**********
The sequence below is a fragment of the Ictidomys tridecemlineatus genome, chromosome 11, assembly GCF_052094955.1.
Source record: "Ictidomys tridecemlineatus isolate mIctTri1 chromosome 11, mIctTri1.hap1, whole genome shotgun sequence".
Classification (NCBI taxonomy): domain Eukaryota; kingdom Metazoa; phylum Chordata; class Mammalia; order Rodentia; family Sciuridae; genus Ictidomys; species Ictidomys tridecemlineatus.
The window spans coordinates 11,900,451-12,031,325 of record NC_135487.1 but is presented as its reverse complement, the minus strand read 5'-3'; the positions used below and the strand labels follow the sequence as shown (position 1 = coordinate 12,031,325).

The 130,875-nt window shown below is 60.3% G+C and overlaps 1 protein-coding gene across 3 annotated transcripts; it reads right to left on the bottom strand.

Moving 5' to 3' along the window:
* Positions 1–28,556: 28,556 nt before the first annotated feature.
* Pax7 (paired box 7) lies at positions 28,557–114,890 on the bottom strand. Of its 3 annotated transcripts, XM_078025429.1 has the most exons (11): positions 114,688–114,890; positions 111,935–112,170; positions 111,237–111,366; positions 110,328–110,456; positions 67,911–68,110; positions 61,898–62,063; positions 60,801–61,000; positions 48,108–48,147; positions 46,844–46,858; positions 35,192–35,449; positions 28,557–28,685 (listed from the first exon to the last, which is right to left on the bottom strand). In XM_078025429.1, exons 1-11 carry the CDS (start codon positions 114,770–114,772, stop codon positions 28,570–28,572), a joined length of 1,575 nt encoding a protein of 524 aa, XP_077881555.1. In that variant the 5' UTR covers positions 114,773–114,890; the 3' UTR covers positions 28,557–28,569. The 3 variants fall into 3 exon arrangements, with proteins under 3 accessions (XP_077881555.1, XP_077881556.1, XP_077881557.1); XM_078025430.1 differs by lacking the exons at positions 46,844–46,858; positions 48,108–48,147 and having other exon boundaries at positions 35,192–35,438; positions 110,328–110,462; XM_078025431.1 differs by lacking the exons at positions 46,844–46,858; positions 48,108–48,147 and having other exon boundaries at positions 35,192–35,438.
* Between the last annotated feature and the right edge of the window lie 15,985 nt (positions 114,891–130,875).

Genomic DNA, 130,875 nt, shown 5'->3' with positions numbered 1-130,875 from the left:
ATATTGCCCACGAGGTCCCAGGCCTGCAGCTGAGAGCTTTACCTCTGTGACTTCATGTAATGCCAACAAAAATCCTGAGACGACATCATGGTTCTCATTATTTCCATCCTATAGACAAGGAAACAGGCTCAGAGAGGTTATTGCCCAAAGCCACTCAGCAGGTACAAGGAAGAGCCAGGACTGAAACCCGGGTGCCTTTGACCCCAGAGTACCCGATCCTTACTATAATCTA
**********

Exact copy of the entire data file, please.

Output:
The sequence below is a fragment of the Ictidomys tridecemlineatus genome, chromosome 11, assembly GCF_052094955.1.
Source record: "Ictidomys tridecemlineatus isolate mIctTri1 chromosome 11, mIctTri1.hap1, whole genome shotgun sequence".
Classification (NCBI taxonomy): domain Eukaryota; kingdom Metazoa; phylum Chordata; class Mammalia; order Rodentia; family Sciuridae; genus Ictidomys; species Ictidomys tridecemlineatus.
The window spans coordinates 11,900,451-12,031,325 of record NC_135487.1 but is presented as its reverse complement, the minus strand read 5'-3'; the positions used below and the strand labels follow the sequence as shown (position 1 = coordinate 12,031,325).

The 130,875-nt window shown below is 60.3% G+C and overlaps 1 protein-coding gene across 3 annotated transcripts; it reads right to left on the bottom strand.

Moving 5' to 3' along the window:
* Positions 1–28,556: 28,556 nt before the first annotated feature.
* Pax7 (paired box 7) lies at positions 28,557–114,890 on the bottom strand. Of its 3 annotated transcripts, XM_078025429.1 has the most exons (11): positions 114,688–114,890; positions 111,935–112,170; positions 111,237–111,366; positions 110,328–110,456; positions 67,911–68,110; positions 61,898–62,063; positions 60,801–61,000; positions 48,108–48,147; positions 46,844–46,858; positions 35,192–35,449; positions 28,557–28,685 (listed from the first exon to the last, which is right to left on the bottom strand). In XM_078025429.1, exons 1-11 carry the CDS (start codon positions 114,770–114,772, stop codon positions 28,570–28,572), a joined length of 1,575 nt encoding a protein of 524 aa, XP_077881555.1. In that variant the 5' UTR covers positions 114,773–114,890; the 3' UTR covers positions 28,557–28,569. The 3 variants fall into 3 exon arrangements, with proteins under 3 accessions (XP_077881555.1, XP_077881556.1, XP_077881557.1); XM_078025430.1 differs by lacking the exons at positions 46,844–46,858; positions 48,108–48,147 and having other exon boundaries at positions 35,192–35,438; positions 110,328–110,462; XM_078025431.1 differs by lacking the exons at positions 46,844–46,858; positions 48,108–48,147 and having other exon boundaries at positions 35,192–35,438.
* Between the last annotated feature and the right edge of the window lie 15,985 nt (positions 114,891–130,875).

Genomic DNA, 130,875 nt, shown 5'->3' with positions numbered 1-130,875 from the left:
ATATTGCCCACGAGGTCCCAGGCCTGCAGCTGAGAGCTTTACCTCTGTGACTTCATGTAATGCCAACAAAAATCCTGAGACGACATCATGGTTCTCATTATTTCCATCCTATAGACAAGGAAACAGGCTCAGAGAGGTTATTGCCCAAAGCCACTCAGCAGGTACAAGGAAGAGCCAGGACTGAAACCCGGGTGCCTTTGACCCCAGAGTACCCGATCCTTACTATAATCTA